2. A celebrated Lydian historian, older than Herodotus, who is said to have been indebted to the work of Xanthus (Ephor. apud Ath.
xii. p. 515, Ἡροδότῳ τὰς ἀφορμὰς δεδωκότος
; the statement about his influence on Herodotus is questioned by Dahlmann, de Herod.
p. 121). Suidas makes him the son of Candaules, and a native of Sardis ; but there is reason to believe that these statements rest on no good authority. Strabo (xiii. p.628
a.) mentions him in the following terms :--" And Xanthus, the ancient historian, is said to have been a Lydian; but whether he was of Sardis, we do not know." Suidas fixes his date "at the taking of Sardis," which, if there be any truth in it, must refer to the taking of Sardis by the Ionians in B. C. 499.
This date, however, appears to be rather too high, when compared with the mention of Xanthus by Dionysius of Halicarnassus (de Jud. Thuc.
p. 818), among the writers who were " a little older than the Peloponnesian war, and whose time reached down to that of Thucydides."
There is another indication of the date of Xanthus, proving, if the quotation be genuine, that he wrote, or continued to write, his history after B. C. 464; for Strabo (i. p.49
c.) tells us that he mentioned a great drought in the reign of Artaxerxes, who came to the throne in B. C. 464.
It is therefore the opinion of critics, either that the date given by Suidas must be that of the birth of Xanthus, which is a most unusual sense of γεγονώς
in Suidas, or else that the passage has been corrupted by a transcriber, who accidentally repeated the word Σάρδεων
. (The passage is Ξάνθος
, Αυδὸς ἐκ Σάρδεων: ἱστορικός: γεγονὼς ἐπὶ τῆς ἁλώσεως Σάρδεων
This is the suggestion of Creuzer, who proposes to substitute Ἀθηνῶν
, thus referring the time of Xanthus to the taking of Athens by Xerxes, in B. C. 480; but, though this correction may give a truer date for Xanthus, it can hardly be accepted as being what Suidas wrote.
A far more important question, than this difference of twenty years or so in the date of Xanthus, is that of the genuineness of the Four Books of Lydian History
(Λυδιακὰ βιβλία δ́
, Suid.), which the ancients possessed, as well as an epitome of them by a certain Menippus (D. L. 6.101
, [Μένιππος] ὁ γράψας τὰ περὶ Λυδῶν καὶ Ξάνθον ἐπιτεμόμενος
), and of which some considerable fragments have come down to us.
The genuineness of the work was questioned by some of the ancient grammarians themselves.
The most important testimony on this subject is in the passage above cited from Athenaeus, who quotes a statement as made " by Xanthus the Lydian, or by the author of the Histories
ascribed to him, namely Dionysius Scytobrachion, as Artemon of Cassandreia says (ἐν τῷ περὶ συναγωγῆς [ἀναγωγῆς] βιβλίων
), not knowing that Ephorus the historian mentions him, &c" It will be at once seen that the reply of Athenaeus to the statement of Artemon only proves, what no one doubts, the existence and time of Xanthus, not the genuineness of the work ascribed to him.
An argument in support of the genuineness of the work has been drawn by the exalted terms of praise in which Dionysius of Halicarnassus speaks of Xanthus (l.c. ἱστορίας παλαιᾶς εἰ καί τις ἄλλος ἔμπειρος ὢν
, τῆς δὲ πατρίου καὶ βεβαιωτὴς ἂν οὐδενὸς ὑποδεέστερος νομισθείς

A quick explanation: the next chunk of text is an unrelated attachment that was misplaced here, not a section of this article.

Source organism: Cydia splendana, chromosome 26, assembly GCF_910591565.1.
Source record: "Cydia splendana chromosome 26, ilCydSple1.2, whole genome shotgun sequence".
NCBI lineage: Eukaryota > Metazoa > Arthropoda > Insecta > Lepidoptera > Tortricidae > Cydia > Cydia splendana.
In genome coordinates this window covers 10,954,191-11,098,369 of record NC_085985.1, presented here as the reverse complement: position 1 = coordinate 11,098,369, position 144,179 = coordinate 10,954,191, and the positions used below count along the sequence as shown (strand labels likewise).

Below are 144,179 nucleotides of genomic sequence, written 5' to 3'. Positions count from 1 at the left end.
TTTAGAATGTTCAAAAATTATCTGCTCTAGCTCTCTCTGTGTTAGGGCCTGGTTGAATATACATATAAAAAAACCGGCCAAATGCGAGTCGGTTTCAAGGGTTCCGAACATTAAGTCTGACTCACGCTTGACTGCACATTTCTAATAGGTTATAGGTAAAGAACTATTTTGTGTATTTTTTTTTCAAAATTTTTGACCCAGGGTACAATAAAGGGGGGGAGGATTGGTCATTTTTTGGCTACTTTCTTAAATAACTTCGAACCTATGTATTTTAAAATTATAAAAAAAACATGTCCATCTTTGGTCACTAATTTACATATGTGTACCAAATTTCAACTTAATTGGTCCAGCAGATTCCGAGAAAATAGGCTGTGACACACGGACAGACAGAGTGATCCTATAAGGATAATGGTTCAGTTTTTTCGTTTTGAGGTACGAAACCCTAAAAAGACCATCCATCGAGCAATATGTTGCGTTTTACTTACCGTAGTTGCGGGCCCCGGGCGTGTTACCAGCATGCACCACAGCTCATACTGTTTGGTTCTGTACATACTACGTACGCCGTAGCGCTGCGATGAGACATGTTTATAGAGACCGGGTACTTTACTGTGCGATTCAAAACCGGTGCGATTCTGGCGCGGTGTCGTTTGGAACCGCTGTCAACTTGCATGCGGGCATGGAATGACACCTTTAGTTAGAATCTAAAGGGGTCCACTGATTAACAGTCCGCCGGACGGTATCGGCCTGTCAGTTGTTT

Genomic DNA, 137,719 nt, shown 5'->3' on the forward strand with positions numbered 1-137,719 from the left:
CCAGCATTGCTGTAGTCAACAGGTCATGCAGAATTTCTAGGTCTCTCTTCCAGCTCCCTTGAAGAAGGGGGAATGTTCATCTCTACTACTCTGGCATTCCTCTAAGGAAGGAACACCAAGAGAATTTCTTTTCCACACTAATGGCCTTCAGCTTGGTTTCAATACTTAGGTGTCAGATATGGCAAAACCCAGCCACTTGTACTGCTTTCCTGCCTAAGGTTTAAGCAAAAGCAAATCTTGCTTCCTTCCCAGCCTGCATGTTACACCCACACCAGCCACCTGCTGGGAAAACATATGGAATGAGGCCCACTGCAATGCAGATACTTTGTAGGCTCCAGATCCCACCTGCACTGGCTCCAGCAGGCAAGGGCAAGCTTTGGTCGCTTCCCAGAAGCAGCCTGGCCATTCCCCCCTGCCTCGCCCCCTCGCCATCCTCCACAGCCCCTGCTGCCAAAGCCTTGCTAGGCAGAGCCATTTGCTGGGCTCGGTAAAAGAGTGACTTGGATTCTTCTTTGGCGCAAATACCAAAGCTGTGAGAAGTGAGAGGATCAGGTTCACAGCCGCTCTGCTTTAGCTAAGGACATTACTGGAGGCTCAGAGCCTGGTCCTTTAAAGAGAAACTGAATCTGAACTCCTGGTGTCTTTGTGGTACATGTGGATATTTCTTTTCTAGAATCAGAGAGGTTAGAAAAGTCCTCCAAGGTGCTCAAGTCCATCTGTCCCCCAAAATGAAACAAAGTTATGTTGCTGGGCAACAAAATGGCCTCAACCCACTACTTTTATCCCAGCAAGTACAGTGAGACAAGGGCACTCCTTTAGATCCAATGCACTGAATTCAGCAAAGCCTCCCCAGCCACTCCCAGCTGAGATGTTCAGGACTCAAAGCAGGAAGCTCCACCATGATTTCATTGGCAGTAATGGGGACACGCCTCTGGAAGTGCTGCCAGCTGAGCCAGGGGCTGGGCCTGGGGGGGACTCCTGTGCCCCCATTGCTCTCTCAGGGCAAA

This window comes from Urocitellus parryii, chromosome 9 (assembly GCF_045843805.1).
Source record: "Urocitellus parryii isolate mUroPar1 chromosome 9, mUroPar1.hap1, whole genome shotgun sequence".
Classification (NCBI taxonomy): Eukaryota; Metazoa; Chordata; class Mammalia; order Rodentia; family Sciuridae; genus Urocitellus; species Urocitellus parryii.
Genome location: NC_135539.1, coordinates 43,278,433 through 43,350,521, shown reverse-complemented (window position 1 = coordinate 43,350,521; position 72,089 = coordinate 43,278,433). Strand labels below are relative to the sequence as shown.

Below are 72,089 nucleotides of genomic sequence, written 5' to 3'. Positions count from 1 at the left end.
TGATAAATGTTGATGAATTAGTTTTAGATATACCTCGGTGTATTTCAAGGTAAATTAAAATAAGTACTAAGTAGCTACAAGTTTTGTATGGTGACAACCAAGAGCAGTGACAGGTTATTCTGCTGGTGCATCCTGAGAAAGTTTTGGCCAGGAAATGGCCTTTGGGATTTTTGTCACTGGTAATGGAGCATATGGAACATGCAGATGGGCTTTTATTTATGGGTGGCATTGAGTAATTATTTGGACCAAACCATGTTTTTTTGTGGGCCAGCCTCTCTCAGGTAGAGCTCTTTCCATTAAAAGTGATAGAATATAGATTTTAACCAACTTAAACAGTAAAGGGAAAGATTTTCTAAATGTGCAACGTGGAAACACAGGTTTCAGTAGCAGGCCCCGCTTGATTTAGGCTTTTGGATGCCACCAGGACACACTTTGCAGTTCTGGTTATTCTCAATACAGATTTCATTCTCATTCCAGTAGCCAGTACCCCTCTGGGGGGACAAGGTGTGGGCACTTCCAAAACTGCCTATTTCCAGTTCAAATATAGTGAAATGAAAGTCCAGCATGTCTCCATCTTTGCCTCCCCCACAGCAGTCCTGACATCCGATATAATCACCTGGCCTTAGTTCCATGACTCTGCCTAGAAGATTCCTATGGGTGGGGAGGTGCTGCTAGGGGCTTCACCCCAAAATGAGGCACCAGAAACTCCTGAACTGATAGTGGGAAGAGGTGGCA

But here we have no reference to the genuineness of the work, the tacit assumption of which by such a writer as Dionysius can hardly be set up as a strong argument in reply to the positive critical judgment of Artemon; especially as instances might be quoted (see Müller, loc. inf : cit.
) in which Dionysius has made similar references to other works, which more ancient writers have pronounced to be spurious; and moreover there is a passage in which Dionysius himself makes a passing allusion to the doubts respecting the genuineness of certain ancient writers, in a matter which seems to imply that he did not care to enter minutely into such questions; and it is very probable, when we consider the nature of the fragments which have come down to us under the name of Xanthus, as well as the character of the historical work of Dionysius himself, that the admiration of the latter for the former was rather excited by his richness in mythical stories, than caused by any sound critical estimate of his value as a trustworthy historian. Among modern scholars, Creuzer, in his edition of the fragments of Xanthus, has maintained the genuineness of the work, while Welcker has constructed an elaborate argument against it (Seebod's Archiv. 1830.
pp. 70, foll.), a summary of which is given by C. Müller (loc. inf. cit.
) who accepts the conclusion of Welcker.
It is certain that much of the matter in the extant fragments is spurious; and the probability appears to be that the work from which they are taken is the production of an Alexandrian grammarian, founded upon the genuine work of Xanthus. C. Müller has pointed out those passages which, in his opinion, are most probably portions of the original work. They are of great value.
On Magian Religion
A work on the Magian religion (μαγικά
) was also ascribed to Xanthus (Clem. Al. Strom. iii. p. 185
; Diog. Laert. Praef. 2).
Life of Empedocles
the Life of Empedocles,
which is mentioned by Diogenes Laertius (8.63) as the work of Xanthus, should probably be referred to another writer of the same name.
Creuzer, Historicorum Graec. Antiquiss. Fragmenta, Heidelb. 1806, 8vo.
; C. Müller, Fraqmenta Historicorum Graecorum pp. xx-23.36-44.
Fabric. Bibl. Graec.
vol. ii. p. 159; Vossius, de Hist. Graec.
pp. 32-34, ed. Westermann; K. O. Müller, Gesch. d. Griech. Lit.
vol. i. p. 478, p. 264, Engl. trans.